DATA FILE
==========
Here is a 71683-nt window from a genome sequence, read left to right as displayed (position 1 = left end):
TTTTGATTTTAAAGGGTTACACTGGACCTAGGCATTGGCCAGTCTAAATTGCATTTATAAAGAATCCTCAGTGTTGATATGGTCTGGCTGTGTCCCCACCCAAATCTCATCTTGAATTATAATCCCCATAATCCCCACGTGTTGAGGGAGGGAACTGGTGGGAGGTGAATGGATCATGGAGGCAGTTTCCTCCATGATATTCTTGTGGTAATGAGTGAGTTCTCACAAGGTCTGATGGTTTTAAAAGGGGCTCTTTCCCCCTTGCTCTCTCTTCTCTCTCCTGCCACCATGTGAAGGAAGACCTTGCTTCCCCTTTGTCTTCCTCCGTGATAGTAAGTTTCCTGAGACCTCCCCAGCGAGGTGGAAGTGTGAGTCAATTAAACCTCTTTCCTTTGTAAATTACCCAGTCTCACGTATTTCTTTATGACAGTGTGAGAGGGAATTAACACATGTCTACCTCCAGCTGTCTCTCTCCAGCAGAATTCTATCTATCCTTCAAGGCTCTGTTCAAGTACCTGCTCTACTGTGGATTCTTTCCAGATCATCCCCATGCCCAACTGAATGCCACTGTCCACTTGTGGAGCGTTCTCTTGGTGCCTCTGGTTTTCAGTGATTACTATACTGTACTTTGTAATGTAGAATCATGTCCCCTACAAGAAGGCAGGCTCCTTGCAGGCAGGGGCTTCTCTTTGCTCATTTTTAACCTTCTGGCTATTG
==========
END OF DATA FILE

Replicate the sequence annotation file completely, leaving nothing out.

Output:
Here is a 71683-nt window from a genome sequence, read left to right as displayed (position 1 = left end):
TTTTGATTTTAAAGGGTTACACTGGACCTAGGCATTGGCCAGTCTAAATTGCATTTATAAAGAATCCTCAGTGTTGATATGGTCTGGCTGTGTCCCCACCCAAATCTCATCTTGAATTATAATCCCCATAATCCCCACGTGTTGAGGGAGGGAACTGGTGGGAGGTGAATGGATCATGGAGGCAGTTTCCTCCATGATATTCTTGTGGTAATGAGTGAGTTCTCACAAGGTCTGATGGTTTTAAAAGGGGCTCTTTCCCCCTTGCTCTCTCTTCTCTCTCCTGCCACCATGTGAAGGAAGACCTTGCTTCCCCTTTGTCTTCCTCCGTGATAGTAAGTTTCCTGAGACCTCCCCAGCGAGGTGGAAGTGTGAGTCAATTAAACCTCTTTCCTTTGTAAATTACCCAGTCTCACGTATTTCTTTATGACAGTGTGAGAGGGAATTAACACATGTCTACCTCCAGCTGTCTCTCTCCAGCAGAATTCTATCTATCCTTCAAGGCTCTGTTCAAGTACCTGCTCTACTGTGGATTCTTTCCAGATCATCCCCATGCCCAACTGAATGCCACTGTCCACTTGTGGAGCGTTCTCTTGGTGCCTCTGGTTTTCAGTGATTACTATACTGTACTTTGTAATGTAGAATCATGTCCCCTACAAGAAGGCAGGCTCCTTGCAGGCAGGGGCTTCTCTTTGCTCATTTTTAACCTTCTGGCTATTG